Dennis, George
The cities and cemeteries of Etruria: in two volumes (Band 2) — London, 1848

Page: 11
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License: Public Domain Mark Use / Order
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Pyrgi reteres.—Virgil.
Grandia consumpsit moenia tempus edax.—Rutilius.

Six miles beyond Santa Marinella is the fortress of
Santa Severa, standing on the shore, about a furlong
from the high-road. It is a square castle, with a keep at
one angle, and a lofty round tower, with machicolated bat-
tlements, rising in the centre. To the casual observer, it
has nothing to distinguish it from other mediaeval forts;
but if examined closely, it will be seen that its walls on the
side of Civita Vecchia are based on foundations of far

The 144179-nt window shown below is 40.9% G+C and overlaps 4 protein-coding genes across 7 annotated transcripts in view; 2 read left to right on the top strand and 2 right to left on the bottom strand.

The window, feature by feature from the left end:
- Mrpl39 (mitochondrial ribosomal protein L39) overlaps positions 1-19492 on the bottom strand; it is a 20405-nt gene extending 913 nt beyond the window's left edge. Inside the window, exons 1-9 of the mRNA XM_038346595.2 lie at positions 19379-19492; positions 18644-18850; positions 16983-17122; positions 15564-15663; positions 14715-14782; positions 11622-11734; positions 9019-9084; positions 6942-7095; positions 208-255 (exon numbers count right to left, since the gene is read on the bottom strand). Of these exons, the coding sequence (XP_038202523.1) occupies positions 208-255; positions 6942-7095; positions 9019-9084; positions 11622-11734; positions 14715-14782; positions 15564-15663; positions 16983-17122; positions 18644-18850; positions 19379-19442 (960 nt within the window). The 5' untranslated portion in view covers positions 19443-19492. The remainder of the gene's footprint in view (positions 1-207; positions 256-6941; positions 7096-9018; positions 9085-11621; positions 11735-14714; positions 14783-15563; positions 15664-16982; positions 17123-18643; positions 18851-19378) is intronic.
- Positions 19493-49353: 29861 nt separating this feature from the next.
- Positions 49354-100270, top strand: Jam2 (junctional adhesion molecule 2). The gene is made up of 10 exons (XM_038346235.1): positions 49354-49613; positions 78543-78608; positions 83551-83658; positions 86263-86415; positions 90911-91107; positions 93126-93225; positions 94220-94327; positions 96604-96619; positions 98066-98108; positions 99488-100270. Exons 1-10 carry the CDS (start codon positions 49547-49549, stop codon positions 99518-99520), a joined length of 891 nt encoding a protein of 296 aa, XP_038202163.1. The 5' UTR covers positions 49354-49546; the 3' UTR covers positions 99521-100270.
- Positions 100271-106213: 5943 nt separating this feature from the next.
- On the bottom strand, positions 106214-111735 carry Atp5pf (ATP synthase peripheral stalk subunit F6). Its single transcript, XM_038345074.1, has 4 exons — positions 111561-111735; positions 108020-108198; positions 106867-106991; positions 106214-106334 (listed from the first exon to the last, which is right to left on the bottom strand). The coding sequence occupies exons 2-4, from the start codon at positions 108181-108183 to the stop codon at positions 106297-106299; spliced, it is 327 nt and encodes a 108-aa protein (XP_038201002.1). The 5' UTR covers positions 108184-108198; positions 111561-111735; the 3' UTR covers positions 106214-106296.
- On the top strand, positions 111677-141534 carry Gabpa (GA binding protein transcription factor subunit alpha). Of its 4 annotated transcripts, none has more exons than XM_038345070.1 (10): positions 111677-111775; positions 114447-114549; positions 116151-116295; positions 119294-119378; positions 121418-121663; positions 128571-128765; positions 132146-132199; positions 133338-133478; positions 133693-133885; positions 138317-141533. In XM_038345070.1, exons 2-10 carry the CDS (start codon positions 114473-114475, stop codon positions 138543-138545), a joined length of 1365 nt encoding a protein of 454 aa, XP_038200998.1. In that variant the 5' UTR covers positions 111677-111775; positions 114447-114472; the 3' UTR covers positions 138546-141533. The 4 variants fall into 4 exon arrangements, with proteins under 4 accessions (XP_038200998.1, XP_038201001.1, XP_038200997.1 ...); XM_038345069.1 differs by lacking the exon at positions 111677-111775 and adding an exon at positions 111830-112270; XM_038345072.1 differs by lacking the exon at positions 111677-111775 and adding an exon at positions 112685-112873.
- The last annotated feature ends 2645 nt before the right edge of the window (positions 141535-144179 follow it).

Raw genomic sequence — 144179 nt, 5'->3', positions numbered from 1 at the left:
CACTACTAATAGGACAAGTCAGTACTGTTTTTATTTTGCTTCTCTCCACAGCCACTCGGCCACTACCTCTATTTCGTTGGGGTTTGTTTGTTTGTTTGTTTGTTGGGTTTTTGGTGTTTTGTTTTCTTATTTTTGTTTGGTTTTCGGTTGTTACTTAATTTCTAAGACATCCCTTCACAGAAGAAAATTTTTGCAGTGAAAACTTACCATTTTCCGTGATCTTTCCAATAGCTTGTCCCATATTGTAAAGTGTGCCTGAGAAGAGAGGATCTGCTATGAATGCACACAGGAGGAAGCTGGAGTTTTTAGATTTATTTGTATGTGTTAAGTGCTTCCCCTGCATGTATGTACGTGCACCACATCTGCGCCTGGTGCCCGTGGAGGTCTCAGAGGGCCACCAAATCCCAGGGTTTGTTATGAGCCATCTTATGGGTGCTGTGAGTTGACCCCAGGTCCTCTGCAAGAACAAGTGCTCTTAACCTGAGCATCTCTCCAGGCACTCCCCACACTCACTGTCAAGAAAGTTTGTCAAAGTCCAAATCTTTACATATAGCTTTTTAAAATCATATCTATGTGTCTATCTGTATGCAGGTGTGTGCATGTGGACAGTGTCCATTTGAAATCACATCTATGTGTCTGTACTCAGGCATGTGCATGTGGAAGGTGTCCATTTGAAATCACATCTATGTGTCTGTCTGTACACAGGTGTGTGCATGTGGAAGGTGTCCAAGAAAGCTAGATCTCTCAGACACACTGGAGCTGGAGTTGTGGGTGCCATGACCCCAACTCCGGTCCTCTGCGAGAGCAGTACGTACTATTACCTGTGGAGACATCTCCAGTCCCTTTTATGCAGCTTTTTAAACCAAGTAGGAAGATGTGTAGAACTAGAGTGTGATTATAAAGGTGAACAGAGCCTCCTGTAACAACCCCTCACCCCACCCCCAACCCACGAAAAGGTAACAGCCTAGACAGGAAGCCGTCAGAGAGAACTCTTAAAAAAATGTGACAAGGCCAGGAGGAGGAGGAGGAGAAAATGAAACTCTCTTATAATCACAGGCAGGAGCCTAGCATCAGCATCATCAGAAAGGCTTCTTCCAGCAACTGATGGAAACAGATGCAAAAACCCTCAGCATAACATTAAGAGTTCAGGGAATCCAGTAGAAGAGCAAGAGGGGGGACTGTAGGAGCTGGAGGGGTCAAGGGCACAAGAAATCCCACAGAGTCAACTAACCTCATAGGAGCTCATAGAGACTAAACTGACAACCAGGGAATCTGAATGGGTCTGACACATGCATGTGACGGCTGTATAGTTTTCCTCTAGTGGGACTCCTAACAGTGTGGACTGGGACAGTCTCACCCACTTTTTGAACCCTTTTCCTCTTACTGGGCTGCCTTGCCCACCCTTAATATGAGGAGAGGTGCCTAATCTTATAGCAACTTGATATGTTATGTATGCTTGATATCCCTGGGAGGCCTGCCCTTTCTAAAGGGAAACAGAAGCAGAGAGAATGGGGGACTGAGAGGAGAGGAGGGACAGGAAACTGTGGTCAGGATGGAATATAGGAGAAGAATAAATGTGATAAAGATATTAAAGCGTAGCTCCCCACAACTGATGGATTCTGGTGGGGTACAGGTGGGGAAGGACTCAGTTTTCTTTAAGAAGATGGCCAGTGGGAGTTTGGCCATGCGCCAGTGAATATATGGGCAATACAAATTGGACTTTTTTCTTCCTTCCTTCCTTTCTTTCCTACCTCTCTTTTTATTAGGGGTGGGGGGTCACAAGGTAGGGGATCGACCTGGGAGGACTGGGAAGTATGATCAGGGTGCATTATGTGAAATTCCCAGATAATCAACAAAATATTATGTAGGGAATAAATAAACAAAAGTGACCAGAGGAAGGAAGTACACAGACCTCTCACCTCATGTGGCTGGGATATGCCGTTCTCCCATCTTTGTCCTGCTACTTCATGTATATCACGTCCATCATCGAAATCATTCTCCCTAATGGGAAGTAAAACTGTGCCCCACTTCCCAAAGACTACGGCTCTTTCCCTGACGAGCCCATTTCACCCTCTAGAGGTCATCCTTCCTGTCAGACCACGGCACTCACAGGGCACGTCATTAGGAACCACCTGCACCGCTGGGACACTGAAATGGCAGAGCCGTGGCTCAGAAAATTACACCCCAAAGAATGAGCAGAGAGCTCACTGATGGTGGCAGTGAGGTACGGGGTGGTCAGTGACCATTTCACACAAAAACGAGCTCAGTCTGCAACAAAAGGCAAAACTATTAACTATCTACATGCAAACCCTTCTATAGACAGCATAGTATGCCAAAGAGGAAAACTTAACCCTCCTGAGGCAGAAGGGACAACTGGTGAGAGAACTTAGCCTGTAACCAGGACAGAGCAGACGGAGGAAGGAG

earlier date, formed of massive, irregular, polygonal blocks,
neatly fitted together without cement,1—precisely similar
to the walls of Cora, Segni, Palestrina, Alatri, and other
ancient towns in the Latin and Sabine Mountains—in
short, a genuine specimen of what is called Pelasgic
masonry. This wall may be traced by its foundations,
often almost level with the soil, for a considerable distance
from the sea, till it turns at right angles, running parallel
with the shore, and, after a while, again turns towards the
sea—enclosing a quadrangular space several times larger

1 Under the walls of the fortress, tion, as at Orbetello. One block is

however, the blocks are imbedded in 9 ft. 6 in. long, 3 ft. 9 in. high, and 1 ft.

mortar. The traveller must not be 9 in. thick,
misled by this, which is a modern addi-
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